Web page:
Knopp (Creative Nonfiction/Goucher College) knows home in all its complexity, manifestations, and vicissitudes, and it’s found for her in southeastern Nebraska.
Twenty-two essays on aspects of home, companionable but distinct, linked by formal and personal lexicographic explorations, make up Knopp’s thoughts on “what is home, how one might find it . . . how the presence or absence of home affects the way one feels, thinks, and acts, both as an individual and a member of a community, society, or nation.” Home for Knopp is geographical, emotional, cultural, and portable (which doesn’t preclude homesickness but rather encourages it). And for her it arouses a protectiveness—for the tall-grass prairie of her home has been nothing if not tinkered with, from sod busters to river channelers, exploiting the land instead of shepherding it, losing balance, getting a surfeit of carp and along with it a dearth of sturgeon—an example of “the justice to extending the right to life and habitat to all creatures, with exceptions made on for dangerous bacteria or viruses.” But Knopp doesn’t often hedge her bets; she is devoted to the foxtail barley of the endangered salt marsh, to cold and lightning, meteors and wind, finding and creating a home in their midst. Humans, too, figure in her place, from the sense of “homewell,” where “you feel rooted, nurtured, aligned, synchronized, whole, plugged in, and flowing” (there are moments of such overwriting: “The collected essays seem to reveal a scheme, design, method, plan”), to the sense of deep community, tending to each other’s needs, growth, and expression. There are also instances of confusion—she’ll speak assuredly of “headmemory” (bound by image and language) and “body memory” (bound by sensation), then 30 pages later write that “even people who know better have a hard time letting go of the body-mind dichotomy.” Evidently, she should have known better.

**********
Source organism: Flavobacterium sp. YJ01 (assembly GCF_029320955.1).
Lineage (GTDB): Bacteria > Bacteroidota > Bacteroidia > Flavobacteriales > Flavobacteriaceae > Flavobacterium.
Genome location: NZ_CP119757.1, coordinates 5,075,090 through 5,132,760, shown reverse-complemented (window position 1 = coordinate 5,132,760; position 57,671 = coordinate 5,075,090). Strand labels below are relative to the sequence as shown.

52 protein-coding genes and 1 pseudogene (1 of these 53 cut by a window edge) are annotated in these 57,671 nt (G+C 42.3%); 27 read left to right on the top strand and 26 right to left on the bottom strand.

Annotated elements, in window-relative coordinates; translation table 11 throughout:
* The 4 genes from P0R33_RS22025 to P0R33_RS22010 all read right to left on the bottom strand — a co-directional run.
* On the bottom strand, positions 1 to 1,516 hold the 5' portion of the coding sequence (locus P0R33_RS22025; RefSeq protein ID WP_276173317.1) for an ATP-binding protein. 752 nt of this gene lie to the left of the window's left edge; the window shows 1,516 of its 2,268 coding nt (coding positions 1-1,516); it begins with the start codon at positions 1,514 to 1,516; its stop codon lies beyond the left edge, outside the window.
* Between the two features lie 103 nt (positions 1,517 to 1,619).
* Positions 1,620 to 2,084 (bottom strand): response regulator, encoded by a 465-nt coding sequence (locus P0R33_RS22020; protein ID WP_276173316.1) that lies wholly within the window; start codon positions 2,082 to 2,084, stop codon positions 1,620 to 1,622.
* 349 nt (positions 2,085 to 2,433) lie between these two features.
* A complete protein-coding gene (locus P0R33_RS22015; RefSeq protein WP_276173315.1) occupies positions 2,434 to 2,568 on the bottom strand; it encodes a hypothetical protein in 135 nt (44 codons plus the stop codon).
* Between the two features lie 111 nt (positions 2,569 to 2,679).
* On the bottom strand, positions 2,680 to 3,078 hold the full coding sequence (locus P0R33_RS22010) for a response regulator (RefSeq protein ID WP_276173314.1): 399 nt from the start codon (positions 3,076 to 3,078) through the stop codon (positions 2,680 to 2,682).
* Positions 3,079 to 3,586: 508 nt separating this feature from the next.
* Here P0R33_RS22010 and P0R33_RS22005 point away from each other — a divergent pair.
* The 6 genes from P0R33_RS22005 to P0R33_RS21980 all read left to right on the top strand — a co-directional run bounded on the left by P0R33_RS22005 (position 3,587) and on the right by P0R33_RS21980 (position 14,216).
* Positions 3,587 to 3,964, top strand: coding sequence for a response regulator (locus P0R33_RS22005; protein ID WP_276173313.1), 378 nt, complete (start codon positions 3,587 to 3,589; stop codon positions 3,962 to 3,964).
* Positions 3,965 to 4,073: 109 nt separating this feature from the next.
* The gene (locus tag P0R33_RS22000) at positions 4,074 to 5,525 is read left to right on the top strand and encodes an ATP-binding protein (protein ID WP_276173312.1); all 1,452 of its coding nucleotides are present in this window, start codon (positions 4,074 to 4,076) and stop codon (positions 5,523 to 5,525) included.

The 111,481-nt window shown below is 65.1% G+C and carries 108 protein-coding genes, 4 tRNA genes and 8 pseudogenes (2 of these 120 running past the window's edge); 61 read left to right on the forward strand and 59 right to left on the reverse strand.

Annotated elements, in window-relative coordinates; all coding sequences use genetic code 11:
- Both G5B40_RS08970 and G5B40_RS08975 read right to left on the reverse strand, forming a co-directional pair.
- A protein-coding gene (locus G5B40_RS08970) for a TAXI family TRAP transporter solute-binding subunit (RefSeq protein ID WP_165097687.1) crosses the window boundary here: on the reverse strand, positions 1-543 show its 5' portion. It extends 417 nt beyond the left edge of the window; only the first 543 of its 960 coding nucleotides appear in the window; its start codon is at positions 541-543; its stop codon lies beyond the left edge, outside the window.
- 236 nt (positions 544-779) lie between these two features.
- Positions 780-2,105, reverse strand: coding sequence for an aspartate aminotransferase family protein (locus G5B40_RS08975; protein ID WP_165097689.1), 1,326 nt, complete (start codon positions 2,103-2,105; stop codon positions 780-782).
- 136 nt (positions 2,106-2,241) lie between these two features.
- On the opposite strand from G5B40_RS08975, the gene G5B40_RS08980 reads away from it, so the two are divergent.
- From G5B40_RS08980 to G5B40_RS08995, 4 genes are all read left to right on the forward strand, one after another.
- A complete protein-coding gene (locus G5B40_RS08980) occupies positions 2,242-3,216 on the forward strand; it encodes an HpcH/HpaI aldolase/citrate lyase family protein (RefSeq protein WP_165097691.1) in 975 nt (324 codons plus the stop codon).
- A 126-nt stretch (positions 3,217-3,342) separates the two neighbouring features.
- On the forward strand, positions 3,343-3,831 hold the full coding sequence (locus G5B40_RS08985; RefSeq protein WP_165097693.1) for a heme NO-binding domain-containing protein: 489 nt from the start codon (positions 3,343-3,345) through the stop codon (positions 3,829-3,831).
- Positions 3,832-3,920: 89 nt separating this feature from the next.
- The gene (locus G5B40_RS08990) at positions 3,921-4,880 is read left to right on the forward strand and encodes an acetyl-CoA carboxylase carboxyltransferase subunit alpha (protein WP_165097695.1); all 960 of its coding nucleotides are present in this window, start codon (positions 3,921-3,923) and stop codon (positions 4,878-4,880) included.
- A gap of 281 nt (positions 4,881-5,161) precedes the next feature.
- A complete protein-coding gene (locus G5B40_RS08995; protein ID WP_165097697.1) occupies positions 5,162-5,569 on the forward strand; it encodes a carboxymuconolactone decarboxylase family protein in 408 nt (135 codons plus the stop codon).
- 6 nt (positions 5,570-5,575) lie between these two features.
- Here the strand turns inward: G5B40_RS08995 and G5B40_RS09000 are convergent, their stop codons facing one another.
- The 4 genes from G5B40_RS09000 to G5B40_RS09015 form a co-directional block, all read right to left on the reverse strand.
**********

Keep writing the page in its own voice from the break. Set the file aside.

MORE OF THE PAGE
An abiding devotion to a place and its inhabitants: sentimental in the right way, mnemonic, tempting.